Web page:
Preseason Top 25 WRs
1. Michael Crabtree, Soph. T Tech
2. Percy Harvin, Jr. Florida
3. Jeremy Maclin, Soph. Missouri
4. Mike Thomas, Sr. Arizona
5. Arrelious Benn, Soph. Illinois
6. Darrius Heyward-Bey, Jr. Mary.
7. Aaron Kelly, Sr. Clemson
8. Chris Williams, Sr. NMSU
9. Brian Robiskie, Sr. Ohio State
10. Juaquin Iglesias, Sr. Oklahoma
11. Brandon Gibson, Sr. Wash St
12. Sammie Stroughter, Sr. Oreg St
13. Hakeem Nicks, Jr. No Carolina
14. Marcus Barnett, Soph. Cinc.
15. Kenny Britt, Jr. Rutgers
16. Tiquan Underwood, Sr. Rutgers
17. Derek Kinder, Sr. Pitt
18. Kenny McKinley, Sr. S Carolina
19. Jarett Dillard, Sr. Rice
20. Jamarko Simmons, Sr. W Mich
21. Eron Riley, Sr. Duke
22. Bryan Anderson, Jr. C Mich
23. Jeremy Childs, Jr. Boise State
24. Dante Love, Sr. Ball State
25. Michael Jones, Sr. Arizona St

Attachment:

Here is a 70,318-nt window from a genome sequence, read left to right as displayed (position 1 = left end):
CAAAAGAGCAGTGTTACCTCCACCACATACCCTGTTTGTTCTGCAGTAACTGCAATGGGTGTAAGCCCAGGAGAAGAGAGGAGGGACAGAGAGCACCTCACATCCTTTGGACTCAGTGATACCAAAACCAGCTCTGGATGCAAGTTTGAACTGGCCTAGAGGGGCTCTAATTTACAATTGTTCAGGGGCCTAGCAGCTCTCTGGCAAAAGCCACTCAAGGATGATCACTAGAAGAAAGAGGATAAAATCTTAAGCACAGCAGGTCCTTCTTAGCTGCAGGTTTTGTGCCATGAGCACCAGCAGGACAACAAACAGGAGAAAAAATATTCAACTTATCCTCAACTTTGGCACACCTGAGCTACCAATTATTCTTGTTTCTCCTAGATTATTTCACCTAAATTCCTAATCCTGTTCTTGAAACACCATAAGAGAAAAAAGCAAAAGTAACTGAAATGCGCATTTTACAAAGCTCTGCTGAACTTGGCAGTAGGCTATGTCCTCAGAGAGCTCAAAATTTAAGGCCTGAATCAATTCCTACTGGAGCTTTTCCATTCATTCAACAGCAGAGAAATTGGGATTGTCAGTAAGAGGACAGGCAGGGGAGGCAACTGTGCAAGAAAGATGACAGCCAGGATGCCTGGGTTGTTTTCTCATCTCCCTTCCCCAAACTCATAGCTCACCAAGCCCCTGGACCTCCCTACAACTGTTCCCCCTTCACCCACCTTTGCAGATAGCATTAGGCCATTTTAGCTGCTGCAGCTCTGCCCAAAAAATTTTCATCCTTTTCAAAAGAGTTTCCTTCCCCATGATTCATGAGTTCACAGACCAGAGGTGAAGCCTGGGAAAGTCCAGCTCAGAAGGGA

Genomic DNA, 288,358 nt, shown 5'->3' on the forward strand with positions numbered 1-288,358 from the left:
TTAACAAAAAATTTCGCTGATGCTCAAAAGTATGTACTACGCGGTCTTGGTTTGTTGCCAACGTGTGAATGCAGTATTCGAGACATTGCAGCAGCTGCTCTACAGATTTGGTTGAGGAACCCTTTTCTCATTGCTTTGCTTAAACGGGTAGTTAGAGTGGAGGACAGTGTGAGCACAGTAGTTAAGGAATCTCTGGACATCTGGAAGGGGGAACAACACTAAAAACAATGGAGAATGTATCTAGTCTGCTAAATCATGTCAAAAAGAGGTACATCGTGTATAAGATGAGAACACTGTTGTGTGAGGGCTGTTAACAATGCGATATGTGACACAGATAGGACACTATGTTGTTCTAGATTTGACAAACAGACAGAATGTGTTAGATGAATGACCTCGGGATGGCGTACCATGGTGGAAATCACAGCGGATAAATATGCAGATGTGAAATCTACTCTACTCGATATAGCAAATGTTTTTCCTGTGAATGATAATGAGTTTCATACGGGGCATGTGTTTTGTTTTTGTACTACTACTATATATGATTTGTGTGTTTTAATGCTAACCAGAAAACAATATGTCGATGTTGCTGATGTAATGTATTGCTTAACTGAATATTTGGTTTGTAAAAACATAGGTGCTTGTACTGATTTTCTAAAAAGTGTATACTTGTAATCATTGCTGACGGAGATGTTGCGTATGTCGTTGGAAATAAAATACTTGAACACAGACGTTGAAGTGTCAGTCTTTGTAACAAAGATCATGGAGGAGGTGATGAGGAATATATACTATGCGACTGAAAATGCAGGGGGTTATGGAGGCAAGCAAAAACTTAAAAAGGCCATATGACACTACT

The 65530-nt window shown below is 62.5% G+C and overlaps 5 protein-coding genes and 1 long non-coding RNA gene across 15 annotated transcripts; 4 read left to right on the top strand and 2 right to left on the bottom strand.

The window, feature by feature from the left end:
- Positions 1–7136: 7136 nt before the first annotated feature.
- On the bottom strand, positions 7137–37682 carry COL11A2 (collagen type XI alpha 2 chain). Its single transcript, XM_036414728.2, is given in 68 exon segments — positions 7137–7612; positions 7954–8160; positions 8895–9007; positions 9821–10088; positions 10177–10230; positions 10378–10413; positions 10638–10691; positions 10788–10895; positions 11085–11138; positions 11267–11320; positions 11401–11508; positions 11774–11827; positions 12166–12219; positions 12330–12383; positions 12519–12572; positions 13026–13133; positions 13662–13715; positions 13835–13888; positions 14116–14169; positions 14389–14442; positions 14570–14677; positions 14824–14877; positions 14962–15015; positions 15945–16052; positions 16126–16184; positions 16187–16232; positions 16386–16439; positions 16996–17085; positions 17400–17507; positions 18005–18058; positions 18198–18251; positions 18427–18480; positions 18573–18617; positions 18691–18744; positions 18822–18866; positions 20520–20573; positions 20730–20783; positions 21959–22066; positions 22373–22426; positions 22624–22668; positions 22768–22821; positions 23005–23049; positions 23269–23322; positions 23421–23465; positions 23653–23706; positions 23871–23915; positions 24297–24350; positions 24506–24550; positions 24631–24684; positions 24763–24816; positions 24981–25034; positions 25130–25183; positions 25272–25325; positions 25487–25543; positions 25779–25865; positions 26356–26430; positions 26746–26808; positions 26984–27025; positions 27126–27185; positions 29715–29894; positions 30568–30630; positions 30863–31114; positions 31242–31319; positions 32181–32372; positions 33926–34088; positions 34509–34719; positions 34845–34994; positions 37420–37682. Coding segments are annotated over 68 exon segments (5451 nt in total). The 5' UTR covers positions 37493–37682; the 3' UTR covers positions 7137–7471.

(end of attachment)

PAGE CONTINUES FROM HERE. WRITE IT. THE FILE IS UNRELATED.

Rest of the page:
2008 CFN Preseason Second Team All-Americans

Jeremy Maclin, Soph. Missouri
 Every rising program has a special talent who ends up coming from out of nowhere to become a major difference maker. Maclin was a very good recruit for Missouri, but he wasn't an elite, can't-miss, All-America caliber one, and he appeared to take a major step back after hurting his knee in a 2006 summer practice to keep him on the sidelines. And then he came back healthy to turn in one of the greatest freshman seasons in the history of college football setting the NCAA record for all-purposed yards by a freshman by amassing 2,776. He caught 80 passes for 1,055 yards and nine touchdowns, ran for 375 yards (second on the team) and four scores, averaged 24.2 yards per kickoff return, with a touchdown, and averaged 12.3 yards per punt return with two scores. At 6-1 and 200 pounds he has good size to go along with his speed and quickness. Not just a home-run hitter, he was a consistent all-around weapon who excelled whenever he got the ball in his hands. He'll start at the H position, but he'll move around to see action in a variety of ways.

Mike Thomas, Sr. Arizona